their pockets.

OCC: The fact that its 8 pictures involving animals doesn't surprise me at all. Fact is that animals are easier to animate than human's. If you do animals wrong its not as noticeable but a poorly animated human stands out like a good angle on iMPACT.

Back to the idea factory
Next, please begin wrapping your minds around this truth: you are creatively bankrupt. There’s more than one plot in the world but you’d never know that
from the movies that get green-lighted. So you must declare a decade-long (at least) moratorium on the fish/lion/bear/mouse/insect-out-of-water thing.

Even my favorite animated feature so far this year, “Flushed Away,” from Aardman, the folks responsible for Wallace and Gromit, is about a city mouse that
finds himself in the sewer. Where he learns lessons. The same lessons the “Open Season” bear learned. The same lessons the “Madagascar” flock learned.
I can now safely assert that for an animal to belong to a group of other animals where that animal can be nurtured and supported — a family that animal
can count on — is the most important thing ever in this world for an animal.

To say that this storyline has been been done is an insult to all the other things out there that have simply been done. It’s a premise that’s been pulverized
into a gooey pile of roadkill. So knock it off. Really, does it taste good when you chomp on each other’s ideas like this? Because it tastes like wet cardboard
on this end.

OCC: Part of the problem is that the formula is proven to make money. Finding Nemo was Madagascar in the Ocean and Open Season was Madagascar from another studio. Also in a way this is due also to the fact that it takes so long to make one of these films, roughly 3 years. If you are the studio behind The Wild, and you see that Madagascar is way too much like the movie you're currently making then you are pretty well screwed because you've got a deadline to meet and its not like you can just change your Lion character to another animal with a flip of the switch.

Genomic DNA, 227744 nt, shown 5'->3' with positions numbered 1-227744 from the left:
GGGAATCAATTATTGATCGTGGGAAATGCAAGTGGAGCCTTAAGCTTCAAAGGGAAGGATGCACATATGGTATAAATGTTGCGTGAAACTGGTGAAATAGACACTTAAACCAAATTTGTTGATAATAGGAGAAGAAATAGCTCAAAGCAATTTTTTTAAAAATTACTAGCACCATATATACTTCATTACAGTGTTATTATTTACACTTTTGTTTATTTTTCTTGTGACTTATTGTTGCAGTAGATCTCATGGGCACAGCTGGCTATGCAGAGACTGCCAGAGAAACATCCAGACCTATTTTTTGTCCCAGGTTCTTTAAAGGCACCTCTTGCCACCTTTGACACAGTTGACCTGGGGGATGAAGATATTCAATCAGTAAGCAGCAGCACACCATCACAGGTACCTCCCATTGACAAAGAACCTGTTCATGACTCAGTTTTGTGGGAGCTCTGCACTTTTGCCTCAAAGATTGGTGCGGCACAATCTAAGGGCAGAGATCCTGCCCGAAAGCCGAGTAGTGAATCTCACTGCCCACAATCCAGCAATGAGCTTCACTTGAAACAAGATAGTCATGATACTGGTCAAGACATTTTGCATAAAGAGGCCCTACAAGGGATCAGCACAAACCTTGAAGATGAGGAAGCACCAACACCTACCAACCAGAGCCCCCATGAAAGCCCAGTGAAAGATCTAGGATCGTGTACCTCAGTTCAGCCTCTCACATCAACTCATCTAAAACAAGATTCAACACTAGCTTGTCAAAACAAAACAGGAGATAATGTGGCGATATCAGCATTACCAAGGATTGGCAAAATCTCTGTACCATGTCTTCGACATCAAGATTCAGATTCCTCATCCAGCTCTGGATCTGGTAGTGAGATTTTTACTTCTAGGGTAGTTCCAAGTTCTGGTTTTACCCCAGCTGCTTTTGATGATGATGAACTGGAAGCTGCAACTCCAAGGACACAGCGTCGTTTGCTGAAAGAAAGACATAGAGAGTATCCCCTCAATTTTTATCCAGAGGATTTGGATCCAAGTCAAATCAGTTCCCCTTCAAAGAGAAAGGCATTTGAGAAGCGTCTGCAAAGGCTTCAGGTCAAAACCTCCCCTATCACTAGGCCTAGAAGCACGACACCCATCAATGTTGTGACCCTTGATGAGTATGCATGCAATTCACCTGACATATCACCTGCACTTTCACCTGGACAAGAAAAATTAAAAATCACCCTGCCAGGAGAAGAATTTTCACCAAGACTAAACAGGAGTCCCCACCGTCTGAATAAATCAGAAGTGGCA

Famous people need not apply
Here’s another thing you might think about: no one really cares if Tim Allen or Julia Roberts is a voice in your crappy movie. Kids don’t. They don’t even
know who Julia Roberts is. It’s nothing more than a guessing game for media-savvy parents to play (“Okay, yeah the skunk is Wanda Sykes, but which rabbit
is Steve Zahn?”).

To this day I couldn’t tell you who voiced Thumper, but I know that little bunny well. Meanwhile, I don’t remember a single thing about any of the animals
in “Chicken Little” except that Chicken Little’s pig friend was kind of Gay Vague.

You’ve set off on the dumbest road trip ever, one where really expensive horses are drawing carts with no wheels. And yes, I think Steve Carell made a great
squirrel’s voice in “Over the Hedge.” But could another actor have done that rodent justice? Yes. And why? Because it was a memorably scripted character
— the only one in the entire movie.

OCC: Now I've been on thi sbandwagon for awhile now. Ask the typical person on the street for the name of the man that does the voice for Homer Simpson. Ask them and find out how many knew that Bart Simpson was done by a woman? There are talented voices out there that aren't attached to the biggest name actors in Hollywood.

Nix the cheesy tunes
There’s more: I don’t care that Counting Crows don’t get radio airplay anymore. Quit making them a party to the evil practice of dropping a pop song into
the soundtrack every five minutes because executives thought the script’s weak emotional cues needed more punch.

Hire writers you trust and let them write. Kick the marketing degree-waving suits out of the creative process. Wait until the movie’s an actual hit before
you plaster the little fuzzy creatures’ faces over every single product on the shelf at Wal-Mart and then make commercials where they shill for lawnmowers
and Pringles. If I’m tired of looking at their blank, poorly designed snouts before the movie even opens, that isn’t good for business is it?

And finally, if all else fails — and it has — just hire Japan’s answer to Walt Disney, Hayao Miyazaki, to shepherd the next one through. He’s a genius and
you all could learn something from him. But let the man work in peace. I’m begging you.

OCC: Of the 2 things here both are not likely to happen. The first is even more unlikely than the second. Those commercials and such make these films a lot of money, and that may be a good thing if the box office returns aren't so hot.

Thoughts: Overall, I thought it was a good article that made some excellent points. I think that the Author should've given credit where it was due though in 1 regard. Monster House was a pretty original movie as far as that went. Though thinking about it, he may as well have also mentioned the fact that the same plot done with these animals was also done with Robots last year and Cars earlier this year. So I am definitely in favor of the retiring the fish out of water plot for a good number of years. A wacky plot with good jokes might just be crazy enough to work.

For a more complete take from a professional see the Animation Guild Blog's Entry on the subject.